Regulated financial institutions are required to take a risk-based approach to customer due diligence and ongoing monitoring under the Money Laundering Regulations. Risk classification is an important parameter of the risk based KYC approach. Customer relationships pose money laundering and terrorist financing risks before the regulated financial institutions.
All accounts in the bank are risk categorized under KYC as High, Medium, and Low Risk categories. Customer’s identity, Social/financial status, Nature of business activity, Information about the client’s business and their location, etc. are some of the parameters in the risk assessment strategy of the financial institutions.
We don’t classify government bodies, government-owned companies, regulatory and supervisory bodies, semi-government corporations, or banks and financial institutions licensed by the central bank as high-risk customers. These entities are not seen as high risk customers.
In the country like India, service providers like Riskpro offers the classification of high risk customers on the basis of Permanent Account Number which is the most widely used unique identifiers in India.
Higher Risk Customers are those who are engaged in certain professions or avail the banking products and services where money laundering possibilities are high. Moreover, Financial Institutions conduct enhanced due diligence (EDD) and ongoing monitoring for higher risk customers. Risk-based approach to combat money laundering requires financial institutions and banks to identify the high risk customers.
Indiaforensic offers a video learning program on the subject of Risk Based approach to KYC. This course helps bankers to get insights into high-risk customers.
Classification of High-Risk Customers
According to RBI, a customer may be categorized as High, Medium, or Low risk. Customer Identification situations that present a higher money-laundering risk might include, but are not restricted to:
- Customers linked to higher-risk countries
- Customers from High Risk Business sectors
- Customers who have unnecessarily complex or opaque beneficial ownership structures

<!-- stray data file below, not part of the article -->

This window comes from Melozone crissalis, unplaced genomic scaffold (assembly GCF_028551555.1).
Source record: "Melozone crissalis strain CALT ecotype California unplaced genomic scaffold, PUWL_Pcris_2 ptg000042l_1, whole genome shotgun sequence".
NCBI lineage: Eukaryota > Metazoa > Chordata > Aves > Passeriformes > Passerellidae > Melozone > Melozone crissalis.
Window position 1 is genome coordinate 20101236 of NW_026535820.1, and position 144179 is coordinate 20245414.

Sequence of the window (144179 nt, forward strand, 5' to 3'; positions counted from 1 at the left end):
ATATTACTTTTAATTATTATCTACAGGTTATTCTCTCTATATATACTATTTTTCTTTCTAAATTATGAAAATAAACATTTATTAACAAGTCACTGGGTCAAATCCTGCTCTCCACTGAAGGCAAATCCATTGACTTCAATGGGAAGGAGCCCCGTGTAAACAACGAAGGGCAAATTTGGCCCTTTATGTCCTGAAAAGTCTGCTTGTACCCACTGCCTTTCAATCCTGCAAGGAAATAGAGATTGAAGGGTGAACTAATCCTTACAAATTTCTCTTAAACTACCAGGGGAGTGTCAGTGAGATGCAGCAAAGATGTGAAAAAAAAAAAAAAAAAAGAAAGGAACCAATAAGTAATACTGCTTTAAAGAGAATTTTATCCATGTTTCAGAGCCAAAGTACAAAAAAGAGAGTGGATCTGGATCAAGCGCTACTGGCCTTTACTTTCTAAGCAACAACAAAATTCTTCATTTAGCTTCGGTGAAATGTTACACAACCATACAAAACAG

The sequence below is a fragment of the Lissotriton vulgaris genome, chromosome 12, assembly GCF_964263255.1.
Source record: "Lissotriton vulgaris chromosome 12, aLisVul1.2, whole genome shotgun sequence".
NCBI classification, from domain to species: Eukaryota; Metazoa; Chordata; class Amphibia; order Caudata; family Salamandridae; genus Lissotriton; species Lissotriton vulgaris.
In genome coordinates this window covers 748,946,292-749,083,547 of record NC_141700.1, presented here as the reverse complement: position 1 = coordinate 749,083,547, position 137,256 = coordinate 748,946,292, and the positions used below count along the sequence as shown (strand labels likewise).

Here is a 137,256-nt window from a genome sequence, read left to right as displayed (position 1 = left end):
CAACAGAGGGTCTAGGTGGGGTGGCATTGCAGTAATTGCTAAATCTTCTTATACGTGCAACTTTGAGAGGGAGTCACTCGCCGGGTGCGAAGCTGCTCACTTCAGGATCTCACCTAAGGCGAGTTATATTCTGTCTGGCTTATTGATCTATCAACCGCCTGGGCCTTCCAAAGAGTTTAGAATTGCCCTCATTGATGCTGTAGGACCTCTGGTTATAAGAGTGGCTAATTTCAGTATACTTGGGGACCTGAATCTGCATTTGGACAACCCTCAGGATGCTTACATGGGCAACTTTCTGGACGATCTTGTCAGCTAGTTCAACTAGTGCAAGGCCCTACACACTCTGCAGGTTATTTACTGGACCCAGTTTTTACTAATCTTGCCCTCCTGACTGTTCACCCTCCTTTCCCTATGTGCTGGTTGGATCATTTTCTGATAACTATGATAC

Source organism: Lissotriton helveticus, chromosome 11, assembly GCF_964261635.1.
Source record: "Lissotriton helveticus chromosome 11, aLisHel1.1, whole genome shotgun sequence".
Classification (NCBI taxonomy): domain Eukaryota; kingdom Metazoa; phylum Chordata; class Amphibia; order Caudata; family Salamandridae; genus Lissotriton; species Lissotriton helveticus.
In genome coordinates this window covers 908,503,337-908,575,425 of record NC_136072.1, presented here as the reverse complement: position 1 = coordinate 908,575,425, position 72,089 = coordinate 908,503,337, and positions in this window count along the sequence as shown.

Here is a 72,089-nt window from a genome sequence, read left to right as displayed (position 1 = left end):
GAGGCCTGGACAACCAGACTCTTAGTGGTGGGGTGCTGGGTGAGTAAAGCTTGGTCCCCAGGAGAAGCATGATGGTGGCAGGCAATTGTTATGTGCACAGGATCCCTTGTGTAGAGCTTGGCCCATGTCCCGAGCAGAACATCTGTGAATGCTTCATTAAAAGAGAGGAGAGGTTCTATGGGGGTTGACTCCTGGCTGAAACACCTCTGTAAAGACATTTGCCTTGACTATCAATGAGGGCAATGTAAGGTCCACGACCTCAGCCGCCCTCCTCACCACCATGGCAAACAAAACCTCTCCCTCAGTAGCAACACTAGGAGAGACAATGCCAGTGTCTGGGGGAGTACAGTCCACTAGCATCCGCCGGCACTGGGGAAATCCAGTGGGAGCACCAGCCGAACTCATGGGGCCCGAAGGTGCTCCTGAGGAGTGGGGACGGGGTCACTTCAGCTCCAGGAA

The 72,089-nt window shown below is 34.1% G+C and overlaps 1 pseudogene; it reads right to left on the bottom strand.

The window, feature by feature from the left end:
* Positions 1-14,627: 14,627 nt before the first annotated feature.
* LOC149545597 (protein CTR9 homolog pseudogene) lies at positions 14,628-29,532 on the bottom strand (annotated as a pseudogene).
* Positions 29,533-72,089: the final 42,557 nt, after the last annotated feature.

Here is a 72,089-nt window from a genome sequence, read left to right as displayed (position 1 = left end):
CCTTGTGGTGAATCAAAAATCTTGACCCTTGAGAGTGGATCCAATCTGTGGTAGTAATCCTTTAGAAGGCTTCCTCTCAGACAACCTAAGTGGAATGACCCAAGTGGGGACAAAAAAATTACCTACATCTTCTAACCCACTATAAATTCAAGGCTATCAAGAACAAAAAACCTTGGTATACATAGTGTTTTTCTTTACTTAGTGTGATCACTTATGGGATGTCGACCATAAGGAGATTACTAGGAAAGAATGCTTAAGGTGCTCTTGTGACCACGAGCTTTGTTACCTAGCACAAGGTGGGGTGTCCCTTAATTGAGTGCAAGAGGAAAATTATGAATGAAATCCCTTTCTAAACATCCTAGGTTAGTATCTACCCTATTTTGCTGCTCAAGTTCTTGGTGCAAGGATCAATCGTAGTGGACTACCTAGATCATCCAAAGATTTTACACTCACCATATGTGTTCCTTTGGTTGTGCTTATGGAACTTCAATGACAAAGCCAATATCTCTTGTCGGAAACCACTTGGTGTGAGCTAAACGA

- Unusual account activity
- Lack an obvious economic or lawful purpose
- Politically Exposed Persons (PEPs)
- Customers who are close relatives of PEPs
- Entities whose ultimate beneficial owner is a Politically Exposed Person.
- Customers with dubious reputations as per public information available
- Accounts of non-face-to-face customers where banks let people open accounts without visiting in person, like with phone or online banking. Risk categorization of a customer onboarded through non-face-to-face mode is always higher.
- Non-resident customers doing business in India
- Accounts of Cash intensive business such as accounts of Bullion dealers, jewelers, real estate developers, etc.
Bankers find high-risk customers in their customer list and keep an eye on them all the time to spot any suspicious actions in their accounts. Additionally, firms with sleeping partners can trigger suspicion. Therefore, extended due diligence is necessary to ensure transparency and prevent potential risks associated with such partners.
The RBI Master Circular about KYC (Know Your Customer) rules says that people who are considered high risk should update their information every two years. However, if you’re a medium-risk customer, then your KYC is updated every eight years, and if you’re low-risk, then update your information every ten years. This counting starts from the day you opened your account or the last time you updated your KYC details. So, it’s important to keep your information up to date to follow these rules.
High Risk Customers Database
Classification of Heightened Risk Customers is an important input for the bankers trying to build the Market intelligence Teams – Read More
Riskpro is a top company that provides information to banks so they can better watch out for potential problems. They’ve made a system that helps banks figure out how risky their customers might be. Even though Riskpro mainly focuses on India, they also help big companies from around the world learn about the reputation of risky customers in India. They made their own list of risky customers, and they use it to check if Indian customers could be a problem for the banks.
The most important aspect of this solution is that it does not rely on media articles to gather intelligence. Additionally, identification of the Politically Exposed businesses is its biggest strength. It houses the records of more than 6,000 politicians in India.
Certification to learn about High-Risk Customers
Indiaforensic provides a special certification in Risk-Based AML techniques. You can do this certification online, and it includes video lessons along with the study materials. If you score at least 75% on the exam, you’ll receive a certification from Riskpro Learning. This certification is a part of a bigger course called the Certified Anti-Money Laundering Expert (CAME), which is a very comprehensive classroom training program for AML professionals.